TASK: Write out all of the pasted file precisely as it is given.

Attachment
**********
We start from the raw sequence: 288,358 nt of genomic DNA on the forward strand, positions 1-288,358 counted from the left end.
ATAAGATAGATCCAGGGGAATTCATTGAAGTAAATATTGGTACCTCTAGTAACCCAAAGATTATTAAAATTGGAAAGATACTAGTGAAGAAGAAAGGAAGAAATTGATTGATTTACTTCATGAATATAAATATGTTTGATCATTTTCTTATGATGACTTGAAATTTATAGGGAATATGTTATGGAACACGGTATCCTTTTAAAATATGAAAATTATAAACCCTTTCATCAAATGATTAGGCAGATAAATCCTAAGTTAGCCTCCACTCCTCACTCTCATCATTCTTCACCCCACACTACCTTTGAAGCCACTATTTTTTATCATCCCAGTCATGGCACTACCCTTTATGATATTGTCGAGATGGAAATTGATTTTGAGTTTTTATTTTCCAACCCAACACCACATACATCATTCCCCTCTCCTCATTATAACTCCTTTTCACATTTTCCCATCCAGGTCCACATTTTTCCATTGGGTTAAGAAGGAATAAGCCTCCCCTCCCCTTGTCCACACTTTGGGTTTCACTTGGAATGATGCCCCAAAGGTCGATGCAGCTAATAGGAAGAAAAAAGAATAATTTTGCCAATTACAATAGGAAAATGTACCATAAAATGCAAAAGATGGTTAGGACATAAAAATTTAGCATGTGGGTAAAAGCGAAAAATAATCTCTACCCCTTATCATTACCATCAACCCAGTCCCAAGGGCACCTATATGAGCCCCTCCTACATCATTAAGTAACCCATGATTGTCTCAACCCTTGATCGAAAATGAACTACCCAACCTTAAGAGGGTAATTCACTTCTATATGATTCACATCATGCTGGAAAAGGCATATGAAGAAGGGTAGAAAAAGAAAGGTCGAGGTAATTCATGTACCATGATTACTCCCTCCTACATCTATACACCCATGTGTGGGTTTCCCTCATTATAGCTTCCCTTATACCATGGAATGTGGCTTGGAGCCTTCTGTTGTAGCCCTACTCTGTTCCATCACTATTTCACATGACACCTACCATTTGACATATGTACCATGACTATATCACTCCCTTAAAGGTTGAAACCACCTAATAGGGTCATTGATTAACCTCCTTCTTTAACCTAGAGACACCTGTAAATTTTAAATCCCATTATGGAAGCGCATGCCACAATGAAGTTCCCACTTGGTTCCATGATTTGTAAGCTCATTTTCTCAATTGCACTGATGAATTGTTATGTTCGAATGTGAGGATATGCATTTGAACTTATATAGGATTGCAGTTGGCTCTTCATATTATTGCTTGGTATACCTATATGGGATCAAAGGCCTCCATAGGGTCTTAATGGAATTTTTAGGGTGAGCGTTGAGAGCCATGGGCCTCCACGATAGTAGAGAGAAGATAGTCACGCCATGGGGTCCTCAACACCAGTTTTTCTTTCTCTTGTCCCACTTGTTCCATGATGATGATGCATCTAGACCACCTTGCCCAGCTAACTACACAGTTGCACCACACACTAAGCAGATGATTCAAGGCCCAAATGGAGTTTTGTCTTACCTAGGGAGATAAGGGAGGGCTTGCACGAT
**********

We start from the raw sequence: 288,358 nt of genomic DNA on the forward strand, positions 1-288,358 counted from the left end.
ATAAGATAGATCCAGGGGAATTCATTGAAGTAAATATTGGTACCTCTAGTAACCCAAAGATTATTAAAATTGGAAAGATACTAGTGAAGAAGAAAGGAAGAAATTGATTGATTTACTTCATGAATATAAATATGTTTGATCATTTTCTTATGATGACTTGAAATTTATAGGGAATATGTTATGGAACACGGTATCCTTTTAAAATATGAAAATTATAAACCCTTTCATCAAATGATTAGGCAGATAAATCCTAAGTTAGCCTCCACTCCTCACTCTCATCATTCTTCACCCCACACTACCTTTGAAGCCACTATTTTTTATCATCCCAGTCATGGCACTACCCTTTATGATATTGTCGAGATGGAAATTGATTTTGAGTTTTTATTTTCCAACCCAACACCACATACATCATTCCCCTCTCCTCATTATAACTCCTTTTCACATTTTCCCATCCAGGTCCACATTTTTCCATTGGGTTAAGAAGGAATAAGCCTCCCCTCCCCTTGTCCACACTTTGGGTTTCACTTGGAATGATGCCCCAAAGGTCGATGCAGCTAATAGGAAGAAAAAAGAATAATTTTGCCAATTACAATAGGAAAATGTACCATAAAATGCAAAAGATGGTTAGGACATAAAAATTTAGCATGTGGGTAAAAGCGAAAAATAATCTCTACCCCTTATCATTACCATCAACCCAGTCCCAAGGGCACCTATATGAGCCCCTCCTACATCATTAAGTAACCCATGATTGTCTCAACCCTTGATCGAAAATGAACTACCCAACCTTAAGAGGGTAATTCACTTCTATATGATTCACATCATGCTGGAAAAGGCATATGAAGAAGGGTAGAAAAAGAAAGGTCGAGGTAATTCATGTACCATGATTACTCCCTCCTACATCTATACACCCATGTGTGGGTTTCCCTCATTATAGCTTCCCTTATACCATGGAATGTGGCTTGGAGCCTTCTGTTGTAGCCCTACTCTGTTCCATCACTATTTCACATGACACCTACCATTTGACATATGTACCATGACTATATCACTCCCTTAAAGGTTGAAACCACCTAATAGGGTCATTGATTAACCTCCTTCTTTAACCTAGAGACACCTGTAAATTTTAAATCCCATTATGGAAGCGCATGCCACAATGAAGTTCCCACTTGGTTCCATGATTTGTAAGCTCATTTTCTCAATTGCACTGATGAATTGTTATGTTCGAATGTGAGGATATGCATTTGAACTTATATAGGATTGCAGTTGGCTCTTCATATTATTGCTTGGTATACCTATATGGGATCAAAGGCCTCCATAGGGTCTTAATGGAATTTTTAGGGTGAGCGTTGAGAGCCATGGGCCTCCACGATAGTAGAGAGAAGATAGTCACGCCATGGGGTCCTCAACACCAGTTTTTCTTTCTCTTGTCCCACTTGTTCCATGATGATGATGCATCTAGACCACCTTGCCCAGCTAACTACACAGTTGCACCACACACTAAGCAGATGATTCAAGGCCCAAATGGAGTTTTGTCTTACCTAGGGAGATAAGGGAGGGCTTGCACGAT